Keyboard overlays help teach students the Cherokee language.
By Clifton Adcock
Rachel and others at the Cherokee Nation Immersion School are the new keepers of their culture's fire, carrying into the information age the Cherokee language and its syllabary, created by Sequoyah nearly two centuries ago.
Although the font was created through an agreement between the tribe and Apple Inc. a few years ago, the students have a new tool to help type the language: a keyboard overlay that replaces the letters of the English alphabet with those of the 85-character syllabary.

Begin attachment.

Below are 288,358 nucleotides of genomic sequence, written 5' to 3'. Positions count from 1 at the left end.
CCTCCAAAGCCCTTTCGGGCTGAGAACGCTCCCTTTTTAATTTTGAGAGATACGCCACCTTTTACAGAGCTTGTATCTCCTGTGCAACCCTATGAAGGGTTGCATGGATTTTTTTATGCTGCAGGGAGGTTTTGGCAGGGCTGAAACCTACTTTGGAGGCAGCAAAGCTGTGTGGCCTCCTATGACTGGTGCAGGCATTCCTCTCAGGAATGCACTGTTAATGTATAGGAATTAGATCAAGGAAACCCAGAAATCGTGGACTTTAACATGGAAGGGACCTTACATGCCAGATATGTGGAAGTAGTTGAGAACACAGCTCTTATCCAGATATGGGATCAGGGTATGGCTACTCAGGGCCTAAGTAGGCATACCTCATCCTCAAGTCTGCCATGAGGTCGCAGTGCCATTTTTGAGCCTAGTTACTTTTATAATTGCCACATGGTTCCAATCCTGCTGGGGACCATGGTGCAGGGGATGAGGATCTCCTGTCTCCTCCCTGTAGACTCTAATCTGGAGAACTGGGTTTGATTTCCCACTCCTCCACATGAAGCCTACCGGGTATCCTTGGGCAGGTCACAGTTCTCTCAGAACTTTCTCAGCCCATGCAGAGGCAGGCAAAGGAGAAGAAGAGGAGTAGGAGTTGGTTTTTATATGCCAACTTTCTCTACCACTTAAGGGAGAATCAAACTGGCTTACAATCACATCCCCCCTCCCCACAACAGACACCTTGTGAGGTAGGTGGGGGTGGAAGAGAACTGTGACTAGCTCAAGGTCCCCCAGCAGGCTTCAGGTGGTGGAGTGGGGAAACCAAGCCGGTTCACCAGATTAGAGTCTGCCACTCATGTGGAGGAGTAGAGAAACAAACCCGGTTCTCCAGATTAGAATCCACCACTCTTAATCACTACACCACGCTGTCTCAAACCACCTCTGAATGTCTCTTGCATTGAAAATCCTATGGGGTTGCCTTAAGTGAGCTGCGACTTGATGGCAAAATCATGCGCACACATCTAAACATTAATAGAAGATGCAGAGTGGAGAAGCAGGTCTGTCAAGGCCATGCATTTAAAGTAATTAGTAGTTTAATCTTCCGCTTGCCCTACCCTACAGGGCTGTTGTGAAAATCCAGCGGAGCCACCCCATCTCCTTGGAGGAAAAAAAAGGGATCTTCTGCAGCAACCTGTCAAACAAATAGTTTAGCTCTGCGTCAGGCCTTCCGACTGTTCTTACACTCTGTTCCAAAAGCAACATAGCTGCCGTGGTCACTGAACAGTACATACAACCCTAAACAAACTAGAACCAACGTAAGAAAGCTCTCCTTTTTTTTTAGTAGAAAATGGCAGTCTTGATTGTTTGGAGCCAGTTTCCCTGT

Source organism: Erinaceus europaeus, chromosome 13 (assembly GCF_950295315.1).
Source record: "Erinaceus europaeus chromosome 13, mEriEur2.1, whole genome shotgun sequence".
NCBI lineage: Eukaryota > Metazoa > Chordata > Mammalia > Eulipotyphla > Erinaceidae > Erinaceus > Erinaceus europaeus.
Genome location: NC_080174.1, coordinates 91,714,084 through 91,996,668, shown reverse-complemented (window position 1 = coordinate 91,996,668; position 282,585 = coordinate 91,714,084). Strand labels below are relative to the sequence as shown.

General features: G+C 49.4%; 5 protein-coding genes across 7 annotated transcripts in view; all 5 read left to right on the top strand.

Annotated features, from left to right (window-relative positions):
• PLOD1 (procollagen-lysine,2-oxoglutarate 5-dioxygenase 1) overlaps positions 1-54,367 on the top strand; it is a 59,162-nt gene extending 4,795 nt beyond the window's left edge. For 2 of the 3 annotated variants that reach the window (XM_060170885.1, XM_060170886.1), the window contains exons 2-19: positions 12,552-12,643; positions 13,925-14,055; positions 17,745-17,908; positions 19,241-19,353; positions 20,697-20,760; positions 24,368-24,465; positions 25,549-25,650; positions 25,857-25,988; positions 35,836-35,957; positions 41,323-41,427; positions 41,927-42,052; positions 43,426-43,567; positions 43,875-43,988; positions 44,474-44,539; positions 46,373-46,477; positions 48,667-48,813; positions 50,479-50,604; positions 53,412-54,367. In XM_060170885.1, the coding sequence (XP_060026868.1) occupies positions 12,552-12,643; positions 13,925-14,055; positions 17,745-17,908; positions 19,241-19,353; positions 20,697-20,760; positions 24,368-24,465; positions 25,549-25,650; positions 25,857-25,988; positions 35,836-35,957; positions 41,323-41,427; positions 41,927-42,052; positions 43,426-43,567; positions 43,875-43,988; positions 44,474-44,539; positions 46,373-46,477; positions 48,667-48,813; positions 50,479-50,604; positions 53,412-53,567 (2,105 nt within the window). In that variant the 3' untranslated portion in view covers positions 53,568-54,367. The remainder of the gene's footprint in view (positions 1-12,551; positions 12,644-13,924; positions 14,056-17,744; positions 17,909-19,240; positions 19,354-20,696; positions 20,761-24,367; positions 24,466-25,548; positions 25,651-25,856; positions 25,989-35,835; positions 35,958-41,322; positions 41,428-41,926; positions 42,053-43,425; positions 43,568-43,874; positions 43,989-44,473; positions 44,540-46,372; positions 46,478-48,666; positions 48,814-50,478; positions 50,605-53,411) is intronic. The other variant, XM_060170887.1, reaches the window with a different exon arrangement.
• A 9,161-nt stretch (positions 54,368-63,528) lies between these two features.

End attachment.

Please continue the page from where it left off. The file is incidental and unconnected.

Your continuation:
Students had been using a variety of keystrokes on a standard keyboard to type in Cherokee, but now they can lay a thin black silicone pad over the standard keyboard to find the corresponding characters.